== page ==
While the global use of lead has decreased, paint sold across Asia still contains excessive levels of the toxic substance. Meanwhile, awareness of the risks and health consequences from lead exposure remains inadequate.
With the almost complete phase-out of leaded petrol worldwide, attention has turned to other sources of lead exposure and its deadly effect on humans. Statistics from a 2013 New York University report on the cost of lead exposure to the economies of developing countries reveal that consumption of the damaging element has increased since 1970, despite the fact that lead petrol has been almost entirely phased out.
One way that people who, despite having no connection to industries where they might be directly exposed to lead are still consuming huge amounts of it, is through paint.
Lead is used in paint because it makes it less susceptible to cracking and increases its opacity. It is also used to intensify colors, meaning the brighter the color of the paint the higher concentrations of lead it is likely to have. Lead is also used to speed up drying times and to stop rust.
But the danger doesn't start until years after the paint has dried and begins to wear. Dust from paint flakes or the sanding of painted surfaces creates lead-filled particles that can be inhaled, and collect in people's systems.
Dr Sara Brosché from IPEN, a global organization working to eliminate toxic substances around the world, says the reasons why lead is still being used in Asia are a lack of knowledge of the dangers and a reluctance to change, "because that is how they have always done it."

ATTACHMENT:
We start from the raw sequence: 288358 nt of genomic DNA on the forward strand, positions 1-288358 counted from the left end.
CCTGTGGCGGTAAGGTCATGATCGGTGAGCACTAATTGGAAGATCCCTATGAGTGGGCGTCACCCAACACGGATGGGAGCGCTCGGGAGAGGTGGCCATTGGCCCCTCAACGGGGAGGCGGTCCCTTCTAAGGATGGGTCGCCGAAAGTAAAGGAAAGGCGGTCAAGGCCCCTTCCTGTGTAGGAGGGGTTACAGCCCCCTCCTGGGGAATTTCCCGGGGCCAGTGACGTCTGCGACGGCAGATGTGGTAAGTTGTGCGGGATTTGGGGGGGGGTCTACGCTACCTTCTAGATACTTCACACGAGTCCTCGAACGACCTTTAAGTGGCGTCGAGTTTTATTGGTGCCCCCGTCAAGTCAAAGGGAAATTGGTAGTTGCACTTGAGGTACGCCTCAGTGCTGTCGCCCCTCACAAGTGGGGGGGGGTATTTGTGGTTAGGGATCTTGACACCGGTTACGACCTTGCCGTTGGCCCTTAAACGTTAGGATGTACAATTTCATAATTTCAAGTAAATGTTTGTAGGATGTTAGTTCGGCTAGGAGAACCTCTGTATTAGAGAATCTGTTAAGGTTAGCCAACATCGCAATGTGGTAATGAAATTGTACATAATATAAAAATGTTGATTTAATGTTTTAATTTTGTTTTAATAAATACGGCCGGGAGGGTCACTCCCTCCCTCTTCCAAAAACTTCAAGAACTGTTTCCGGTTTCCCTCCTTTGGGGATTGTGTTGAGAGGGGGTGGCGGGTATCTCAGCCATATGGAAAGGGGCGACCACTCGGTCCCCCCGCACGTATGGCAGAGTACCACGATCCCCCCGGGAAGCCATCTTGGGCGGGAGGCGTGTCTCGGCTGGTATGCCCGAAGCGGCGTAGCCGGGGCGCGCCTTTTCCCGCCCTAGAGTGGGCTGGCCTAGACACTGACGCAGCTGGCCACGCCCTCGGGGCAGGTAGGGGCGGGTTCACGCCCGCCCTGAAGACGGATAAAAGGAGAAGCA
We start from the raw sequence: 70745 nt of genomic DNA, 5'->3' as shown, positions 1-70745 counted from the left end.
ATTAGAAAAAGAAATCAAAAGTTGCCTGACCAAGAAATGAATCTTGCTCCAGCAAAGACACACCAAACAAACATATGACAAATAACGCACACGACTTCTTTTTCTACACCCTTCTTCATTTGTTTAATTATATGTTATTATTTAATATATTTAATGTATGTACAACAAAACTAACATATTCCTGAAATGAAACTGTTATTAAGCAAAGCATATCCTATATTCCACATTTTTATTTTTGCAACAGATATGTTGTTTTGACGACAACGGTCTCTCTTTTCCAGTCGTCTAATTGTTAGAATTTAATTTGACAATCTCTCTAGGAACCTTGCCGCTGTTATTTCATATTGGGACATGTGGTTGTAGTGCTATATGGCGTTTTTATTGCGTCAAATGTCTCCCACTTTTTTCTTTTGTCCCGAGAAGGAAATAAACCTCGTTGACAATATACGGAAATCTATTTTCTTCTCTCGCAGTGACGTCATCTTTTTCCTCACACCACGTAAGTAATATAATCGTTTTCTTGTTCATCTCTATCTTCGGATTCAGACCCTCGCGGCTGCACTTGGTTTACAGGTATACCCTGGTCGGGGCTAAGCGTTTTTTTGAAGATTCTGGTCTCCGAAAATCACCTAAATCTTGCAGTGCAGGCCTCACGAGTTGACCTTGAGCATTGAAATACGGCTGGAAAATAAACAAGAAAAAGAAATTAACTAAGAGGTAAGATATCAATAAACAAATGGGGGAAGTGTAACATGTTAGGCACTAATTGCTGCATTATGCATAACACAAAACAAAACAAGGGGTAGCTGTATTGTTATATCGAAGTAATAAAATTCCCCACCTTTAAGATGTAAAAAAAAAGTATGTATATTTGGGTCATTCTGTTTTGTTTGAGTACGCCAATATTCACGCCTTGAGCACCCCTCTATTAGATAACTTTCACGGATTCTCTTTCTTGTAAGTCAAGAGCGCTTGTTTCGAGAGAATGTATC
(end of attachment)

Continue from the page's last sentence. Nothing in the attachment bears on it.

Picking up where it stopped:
While globally the paint industry has contracted, the opposite has occurred in Asia which is now the biggest paint market in the world. Brosché says that while low income earners typically do not live in painted homes, "with rising incomes and an emerging middle class, the number of people who can afford painted interiors and exteriors in their homes and schools has been increasing dramatically."
According to the World Health Organization (WHO), just 30 countries have completely phased out the use of lead in paints, and most other places have some sort of guidelines around the substance. The "Global Alliance to Eliminate Lead Paint" run by the WHO and the UN Environment Program (UNEP) aims to raise that figure to 70 by next year.
Meanwhile figures from the European Union and IPEN's 2014 Asia Regional Paint Report show that while countries such as the Philippines have introduced regulations, overwhelmingly paints sold in Asia still contain excessive lead levels.
Worse still, Brosché says none of the paints found to contain lead in the research had any warnings on their labels.
Despite industry making up the majority of users of high lead products in Asia, the problem is exacerbated by the fact that industrial and residential living areas are growing geographically closer together. This has been highlighted in China, with a series of cases in recent years of mass lead poisonings, with the victims living nearby to factories.
Even cookware has been shown to contain lead. Published in August of this year a study by Ashland University in the United States revealed the excessive amounts of lead that can leach out of metal used for cooking when it is heated up. Across Africa and Asia cookware and utensils made of scrap metal are commonplace, and can include parts from cars and materials used in construction.
The report's authors refer to the high numbers of people exposed to lead as a "global lead poisoning epidemic," and stress that cookware is just one of a number of factors contributing to lead exposure.
Even limited contact with lead, at levels earlier regarded safe by the WHO and without any external symptoms, can cause irreversible health consequences. These can include kidney damage, high blood pressure, and an increased risk of cardiovascular diseases. Pregnant women with a build up of lead in their systems can pass on toxic side effects to their unborn children.